Mixing Process Design and Implementation
The blog posts form my colleague Sebastian (and here) and the comments to it suggest that this is an interesting topic. There are many right answers to the same question. I will address this topic from an architecture point.
First we need to distinguish between business architecture and application architecture. The business architecture describes the enterprise from a business view linking strategy and goals to the supporting processes and organization. Processes define how the business goals are archived and measured. This will result also in a description of requirements or capabilities required to execute those processes. In theory the business processes do not care how they will be implemented on a technical level.
The application architecture describes the business applications in support of the processes as well as the applications and infrastructure in support of the business applications. Let’s ignore the information architecture for today.
This is where black and white ends and grey starts. How do we describe the execution oriented processes that run on a specific application? And whatyawannacallit?
First we can make a distinction between to types of execution processes – one runs on legacy applications and the other is targeted for software services. The first uses home grown applications, ERP systems and other COTS. Here it is more important to define what feature of the application is used in the processes and what the general process logic is. Design level detail is usually not required. The process is already implemented and also most COTS applications have all this detail build in and it may not be relevant for the processes. There are of course always exceptions. It is not unusual to have the same process running on multiple legacy platforms. There are many ways in ARIS to describe those cases including the Process support map.
Processes that are defined to be implemented on new applications including software services are a little bit more difficult. The requirements need to spell out technical detail that will be relevant for the design of the application; including exception and error handling, data inputs and outputs, roles, security and much more. Where does it belong?
Some say not in the business process and I say rightfully so. Other say but we need it and that’s also true.
The first problem is terminology. Are there processes other than business processes? Of course there are. For the sake of this blog I will concentrate on what we call technical processes. Those processes describe execution level details that spell out how we want the supporting application to behave in regards to the process requirements. They go way beyond what a process owner may know or be interested in defining from his perspective. How do those processes align with the business processes? We support three practical ways to get from a business process to a technical process:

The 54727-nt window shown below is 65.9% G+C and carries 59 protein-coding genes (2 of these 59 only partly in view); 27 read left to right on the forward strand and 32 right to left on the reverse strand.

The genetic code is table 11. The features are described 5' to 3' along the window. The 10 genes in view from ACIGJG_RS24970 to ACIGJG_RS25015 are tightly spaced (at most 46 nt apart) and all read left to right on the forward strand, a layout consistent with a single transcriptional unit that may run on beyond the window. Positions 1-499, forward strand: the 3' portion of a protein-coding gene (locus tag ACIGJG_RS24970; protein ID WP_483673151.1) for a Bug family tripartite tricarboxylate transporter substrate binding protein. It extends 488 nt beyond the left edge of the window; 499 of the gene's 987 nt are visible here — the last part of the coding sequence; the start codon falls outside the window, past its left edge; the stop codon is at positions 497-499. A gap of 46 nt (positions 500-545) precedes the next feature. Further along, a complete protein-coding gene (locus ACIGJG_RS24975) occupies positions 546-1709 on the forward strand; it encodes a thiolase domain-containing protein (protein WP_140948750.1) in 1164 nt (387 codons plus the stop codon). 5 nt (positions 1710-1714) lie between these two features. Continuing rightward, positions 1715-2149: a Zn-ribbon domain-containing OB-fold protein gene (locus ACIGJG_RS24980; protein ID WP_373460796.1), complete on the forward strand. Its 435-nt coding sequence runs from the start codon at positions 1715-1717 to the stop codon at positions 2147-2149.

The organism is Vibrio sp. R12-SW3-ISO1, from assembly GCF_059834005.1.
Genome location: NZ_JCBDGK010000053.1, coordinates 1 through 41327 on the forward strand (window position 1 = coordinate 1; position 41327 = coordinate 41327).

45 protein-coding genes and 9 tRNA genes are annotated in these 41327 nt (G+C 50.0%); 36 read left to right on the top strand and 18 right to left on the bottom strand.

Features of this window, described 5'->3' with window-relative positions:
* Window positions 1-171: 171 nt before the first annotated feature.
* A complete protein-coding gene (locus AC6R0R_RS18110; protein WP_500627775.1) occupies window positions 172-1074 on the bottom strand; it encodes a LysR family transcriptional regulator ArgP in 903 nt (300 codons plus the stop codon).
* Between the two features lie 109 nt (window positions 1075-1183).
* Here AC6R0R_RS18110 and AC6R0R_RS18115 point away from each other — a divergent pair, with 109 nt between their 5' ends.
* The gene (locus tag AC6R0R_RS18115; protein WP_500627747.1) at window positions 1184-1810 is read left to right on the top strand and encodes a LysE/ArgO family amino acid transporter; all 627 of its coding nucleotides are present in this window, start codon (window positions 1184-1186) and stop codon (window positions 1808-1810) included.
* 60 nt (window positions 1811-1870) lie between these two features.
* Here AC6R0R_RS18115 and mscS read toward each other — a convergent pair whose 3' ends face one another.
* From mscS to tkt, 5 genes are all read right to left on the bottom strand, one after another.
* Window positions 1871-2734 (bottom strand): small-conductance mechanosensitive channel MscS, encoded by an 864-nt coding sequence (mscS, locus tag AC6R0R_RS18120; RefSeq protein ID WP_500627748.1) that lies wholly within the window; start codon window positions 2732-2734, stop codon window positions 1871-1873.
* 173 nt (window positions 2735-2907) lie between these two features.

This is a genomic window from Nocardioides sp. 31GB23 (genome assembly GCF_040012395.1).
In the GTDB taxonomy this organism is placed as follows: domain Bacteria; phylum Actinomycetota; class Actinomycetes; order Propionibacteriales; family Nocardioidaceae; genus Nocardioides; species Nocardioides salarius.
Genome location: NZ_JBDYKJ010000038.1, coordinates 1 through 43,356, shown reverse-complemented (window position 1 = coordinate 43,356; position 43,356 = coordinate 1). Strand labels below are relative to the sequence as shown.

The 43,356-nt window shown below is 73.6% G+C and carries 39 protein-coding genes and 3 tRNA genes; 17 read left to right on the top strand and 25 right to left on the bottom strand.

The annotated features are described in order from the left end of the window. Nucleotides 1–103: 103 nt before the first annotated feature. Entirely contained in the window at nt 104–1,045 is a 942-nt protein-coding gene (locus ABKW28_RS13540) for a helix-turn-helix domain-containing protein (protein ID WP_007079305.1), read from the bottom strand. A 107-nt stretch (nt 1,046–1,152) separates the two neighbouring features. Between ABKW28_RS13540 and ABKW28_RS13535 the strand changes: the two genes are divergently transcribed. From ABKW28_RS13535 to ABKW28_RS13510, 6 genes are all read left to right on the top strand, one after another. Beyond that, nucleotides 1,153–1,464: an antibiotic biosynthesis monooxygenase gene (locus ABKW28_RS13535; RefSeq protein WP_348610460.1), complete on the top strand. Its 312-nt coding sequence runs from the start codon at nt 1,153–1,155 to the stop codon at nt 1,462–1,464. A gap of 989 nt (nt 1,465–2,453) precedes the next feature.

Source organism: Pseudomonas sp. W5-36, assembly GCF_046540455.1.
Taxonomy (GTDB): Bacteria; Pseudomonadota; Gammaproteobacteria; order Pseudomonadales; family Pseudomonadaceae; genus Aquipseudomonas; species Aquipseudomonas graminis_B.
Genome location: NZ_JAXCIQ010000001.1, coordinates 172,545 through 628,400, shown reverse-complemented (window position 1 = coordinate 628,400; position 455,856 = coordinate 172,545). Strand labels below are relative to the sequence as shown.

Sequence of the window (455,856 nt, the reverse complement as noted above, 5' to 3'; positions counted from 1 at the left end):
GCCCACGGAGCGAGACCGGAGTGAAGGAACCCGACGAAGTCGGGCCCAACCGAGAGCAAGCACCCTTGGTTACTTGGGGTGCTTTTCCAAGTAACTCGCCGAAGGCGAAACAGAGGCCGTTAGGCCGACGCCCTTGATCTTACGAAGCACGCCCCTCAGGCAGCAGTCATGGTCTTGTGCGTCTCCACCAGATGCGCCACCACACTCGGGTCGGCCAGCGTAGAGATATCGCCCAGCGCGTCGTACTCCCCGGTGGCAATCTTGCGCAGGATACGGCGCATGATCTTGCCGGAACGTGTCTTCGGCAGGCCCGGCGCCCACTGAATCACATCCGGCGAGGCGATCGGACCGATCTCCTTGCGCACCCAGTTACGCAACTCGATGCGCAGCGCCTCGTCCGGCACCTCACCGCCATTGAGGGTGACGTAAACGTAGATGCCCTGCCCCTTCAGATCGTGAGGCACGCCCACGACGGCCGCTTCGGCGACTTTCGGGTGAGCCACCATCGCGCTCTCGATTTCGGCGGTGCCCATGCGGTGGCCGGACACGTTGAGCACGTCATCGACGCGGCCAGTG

- Assignment of technical detail in the underlying description of process steps: Using a ‘Function allocation diagram’ in ARIS allows technical detail to be hidden from the overall business process. This is an easy and quick solution that is also used in the Oracle BPA Suite.
- Parallel definition of a technical process: Once the business process is defined the solution architect (or whatever you call this role) will create one or more variations of the process using a technical sufficient language. This provides for: the business and technical process can have independent lifecycles, the design notations can be different, alternative design scenarios can be developed and the process could be supported by multiple applications.
- Assignment of a technical process: This methods uses business processes on a higher level and technical processes on a lower level to describe the implementation detail of a process step. It supports the same advantages as the previous solution.
The different methods can of course be combined. This is an issue if a process uses legacy applications and services at the same time.
The approach that is used in our business-driven SOA solution uses the second methodology. This results in at least three processes on the same hierarchical level: the business process – usually EPC, a technical process – as EPC or BPMN and the execution process – as BPEL.
The take away is that you should distinguish between business process level and execution level detail. Both can be described within their own space but have to relate to each other. That may result in some more work but provides much more design and architecture flexibility. As always you should be guided by the purpose and the value of your design activities.